Advertisement

Charlottesville: Trump criticised over response to far-right

Charlottesville: Trump criticised over response to far-right
From BBC - August 13, 2017

US President Donald Trump is facing criticism for his response to the violence at a white supremacist rally.

A woman was killed and 19 people injured when a car ploughed into a crowd of counter-protesters in Charlottesville, Virginia.

Mr Trump condemned violence by "many sides" - but stopped short of explicitly condemning the far-right.

Republican Senator Cory Gardner said "Mr. President - we must call evil by its name."

He added: "These were white supremacists and this was domestic terrorism."

His comments were echoed by senior Republican figures.

Hundreds of white nationalists converged for Saturday's "Unite the Right" march, called to protest against the removal of a statue of a Southern civil war hero.

The far-right demonstrators, who included neo-Nazis and Ku Klux Klan members, clashed with counter-protesters. People punched and kicked each other, and pepper spray, used by both sides, filled the air.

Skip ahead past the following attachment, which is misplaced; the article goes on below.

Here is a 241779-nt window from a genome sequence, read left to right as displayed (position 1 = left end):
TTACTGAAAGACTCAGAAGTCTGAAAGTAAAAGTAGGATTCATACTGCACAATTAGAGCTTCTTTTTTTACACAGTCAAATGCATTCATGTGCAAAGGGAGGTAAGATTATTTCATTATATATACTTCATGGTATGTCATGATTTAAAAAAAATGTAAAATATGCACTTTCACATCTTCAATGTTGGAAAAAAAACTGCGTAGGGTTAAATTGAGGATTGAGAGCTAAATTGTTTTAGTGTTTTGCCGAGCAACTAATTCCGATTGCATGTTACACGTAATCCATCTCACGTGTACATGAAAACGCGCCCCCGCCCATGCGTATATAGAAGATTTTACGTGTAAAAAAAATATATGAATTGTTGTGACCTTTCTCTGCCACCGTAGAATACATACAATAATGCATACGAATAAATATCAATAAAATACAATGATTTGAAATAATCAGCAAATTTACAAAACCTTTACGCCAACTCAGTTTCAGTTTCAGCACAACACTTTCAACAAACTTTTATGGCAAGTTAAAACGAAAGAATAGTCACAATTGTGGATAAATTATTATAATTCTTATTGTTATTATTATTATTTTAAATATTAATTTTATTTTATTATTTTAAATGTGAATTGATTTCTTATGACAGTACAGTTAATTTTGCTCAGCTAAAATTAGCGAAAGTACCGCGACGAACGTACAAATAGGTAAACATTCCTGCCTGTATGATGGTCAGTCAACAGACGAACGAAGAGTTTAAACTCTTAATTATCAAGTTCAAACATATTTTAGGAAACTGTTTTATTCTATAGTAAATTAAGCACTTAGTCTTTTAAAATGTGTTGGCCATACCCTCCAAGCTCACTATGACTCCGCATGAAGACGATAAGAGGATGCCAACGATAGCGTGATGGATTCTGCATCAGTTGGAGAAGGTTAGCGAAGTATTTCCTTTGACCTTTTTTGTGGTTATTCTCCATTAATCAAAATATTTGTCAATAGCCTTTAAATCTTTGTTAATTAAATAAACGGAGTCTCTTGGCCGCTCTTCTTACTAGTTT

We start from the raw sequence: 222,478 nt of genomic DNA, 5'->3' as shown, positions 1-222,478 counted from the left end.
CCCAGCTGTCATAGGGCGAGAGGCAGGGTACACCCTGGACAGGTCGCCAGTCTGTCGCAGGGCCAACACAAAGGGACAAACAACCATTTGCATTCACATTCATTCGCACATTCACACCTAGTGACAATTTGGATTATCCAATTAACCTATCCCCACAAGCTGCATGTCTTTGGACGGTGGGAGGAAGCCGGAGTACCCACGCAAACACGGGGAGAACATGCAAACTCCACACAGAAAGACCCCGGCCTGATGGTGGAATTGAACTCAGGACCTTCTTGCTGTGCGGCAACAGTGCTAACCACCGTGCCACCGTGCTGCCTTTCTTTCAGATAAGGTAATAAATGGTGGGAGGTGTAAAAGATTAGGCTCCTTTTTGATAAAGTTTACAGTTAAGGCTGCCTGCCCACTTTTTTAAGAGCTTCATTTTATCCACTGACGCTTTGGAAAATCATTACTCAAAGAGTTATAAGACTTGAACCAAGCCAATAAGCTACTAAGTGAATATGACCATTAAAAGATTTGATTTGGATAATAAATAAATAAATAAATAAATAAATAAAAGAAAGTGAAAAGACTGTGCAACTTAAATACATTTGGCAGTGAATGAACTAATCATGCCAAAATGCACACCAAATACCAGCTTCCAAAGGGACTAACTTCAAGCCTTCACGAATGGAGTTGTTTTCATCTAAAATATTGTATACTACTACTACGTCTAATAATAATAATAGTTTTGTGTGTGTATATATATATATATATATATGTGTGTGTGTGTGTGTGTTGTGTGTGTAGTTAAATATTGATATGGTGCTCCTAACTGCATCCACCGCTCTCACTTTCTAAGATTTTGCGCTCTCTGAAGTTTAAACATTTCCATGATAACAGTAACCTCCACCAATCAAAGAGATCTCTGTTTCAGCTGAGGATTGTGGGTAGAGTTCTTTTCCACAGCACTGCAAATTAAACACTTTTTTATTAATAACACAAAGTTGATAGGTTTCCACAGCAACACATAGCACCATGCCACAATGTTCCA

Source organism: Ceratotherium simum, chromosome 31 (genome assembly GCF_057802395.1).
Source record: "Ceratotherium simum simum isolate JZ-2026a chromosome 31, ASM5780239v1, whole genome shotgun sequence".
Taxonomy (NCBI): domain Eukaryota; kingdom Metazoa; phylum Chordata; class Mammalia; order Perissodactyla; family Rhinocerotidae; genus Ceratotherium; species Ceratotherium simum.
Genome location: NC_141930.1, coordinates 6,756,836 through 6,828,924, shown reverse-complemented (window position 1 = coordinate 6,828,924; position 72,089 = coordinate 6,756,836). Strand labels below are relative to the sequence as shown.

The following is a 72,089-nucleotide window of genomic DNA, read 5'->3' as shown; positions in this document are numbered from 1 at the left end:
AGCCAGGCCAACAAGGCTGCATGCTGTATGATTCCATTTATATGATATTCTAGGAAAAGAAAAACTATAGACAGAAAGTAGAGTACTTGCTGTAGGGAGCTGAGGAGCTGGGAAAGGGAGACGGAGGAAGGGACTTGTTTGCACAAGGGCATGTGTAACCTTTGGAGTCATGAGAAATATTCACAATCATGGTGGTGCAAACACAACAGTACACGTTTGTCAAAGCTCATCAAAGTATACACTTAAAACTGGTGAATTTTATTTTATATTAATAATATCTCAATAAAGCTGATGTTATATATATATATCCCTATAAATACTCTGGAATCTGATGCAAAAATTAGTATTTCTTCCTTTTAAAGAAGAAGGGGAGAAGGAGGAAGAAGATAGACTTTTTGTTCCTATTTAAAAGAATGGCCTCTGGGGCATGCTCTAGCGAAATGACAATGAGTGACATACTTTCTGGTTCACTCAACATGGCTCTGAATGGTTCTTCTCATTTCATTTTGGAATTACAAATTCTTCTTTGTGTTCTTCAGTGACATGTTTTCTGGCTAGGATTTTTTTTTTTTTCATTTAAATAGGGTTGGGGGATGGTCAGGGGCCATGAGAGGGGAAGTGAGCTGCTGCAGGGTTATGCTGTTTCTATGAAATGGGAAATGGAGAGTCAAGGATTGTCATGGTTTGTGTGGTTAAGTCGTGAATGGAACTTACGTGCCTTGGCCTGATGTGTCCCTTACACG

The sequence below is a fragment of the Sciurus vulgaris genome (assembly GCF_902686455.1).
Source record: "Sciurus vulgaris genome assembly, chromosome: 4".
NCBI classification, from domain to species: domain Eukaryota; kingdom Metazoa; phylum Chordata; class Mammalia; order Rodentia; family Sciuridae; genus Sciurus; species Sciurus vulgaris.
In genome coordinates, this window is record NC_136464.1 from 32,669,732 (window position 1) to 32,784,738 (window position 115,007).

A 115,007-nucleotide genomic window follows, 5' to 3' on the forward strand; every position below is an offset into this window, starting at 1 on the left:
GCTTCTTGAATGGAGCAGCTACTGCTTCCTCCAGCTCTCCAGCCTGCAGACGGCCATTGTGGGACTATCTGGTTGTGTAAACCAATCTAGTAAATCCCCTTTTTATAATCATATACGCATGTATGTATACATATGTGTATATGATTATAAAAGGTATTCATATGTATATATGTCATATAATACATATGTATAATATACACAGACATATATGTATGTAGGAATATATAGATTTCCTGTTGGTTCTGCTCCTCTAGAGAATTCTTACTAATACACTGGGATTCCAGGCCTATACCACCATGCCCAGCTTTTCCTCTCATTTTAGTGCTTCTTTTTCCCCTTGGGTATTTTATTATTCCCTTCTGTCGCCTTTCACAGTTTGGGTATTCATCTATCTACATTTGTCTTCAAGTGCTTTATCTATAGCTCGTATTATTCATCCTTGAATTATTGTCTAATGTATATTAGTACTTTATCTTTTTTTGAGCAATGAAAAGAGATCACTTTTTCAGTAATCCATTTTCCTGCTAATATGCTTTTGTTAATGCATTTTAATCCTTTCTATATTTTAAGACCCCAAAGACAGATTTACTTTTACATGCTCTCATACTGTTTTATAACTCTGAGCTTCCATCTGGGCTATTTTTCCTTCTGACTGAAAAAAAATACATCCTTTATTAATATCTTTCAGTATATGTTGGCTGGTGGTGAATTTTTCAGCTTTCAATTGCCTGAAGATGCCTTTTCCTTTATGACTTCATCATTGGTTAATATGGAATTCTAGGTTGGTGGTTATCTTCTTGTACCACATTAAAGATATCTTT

As the rally was dispersed, a car was driven into a crowd of counter-protesters, the force of the crash flinging people into the air.

Twenty-year-old James Fields from Ohio, the alleged driver, is in detention on suspicion of second-degree murder and the FBI has opened a civil rights investigation.

Apart from the car-ramming incident, Charlottesville police said at least 15 were wounded in other violence related to the far-right march.

The governor of Virginia, Terry McAuliffe, said that his only message for the white supremacists who had come to Charlottesville was "Go home".

A reckoning in Charlottesville, by the BBC's Joel Gunter

The white nationalists who descended on the small, liberal city of Charlottesville were a motley crew of militia, racists, and neo-Nazis, and some who said they simply wanted to defend their Southern history.

Advertisement

Continue reading at BBC »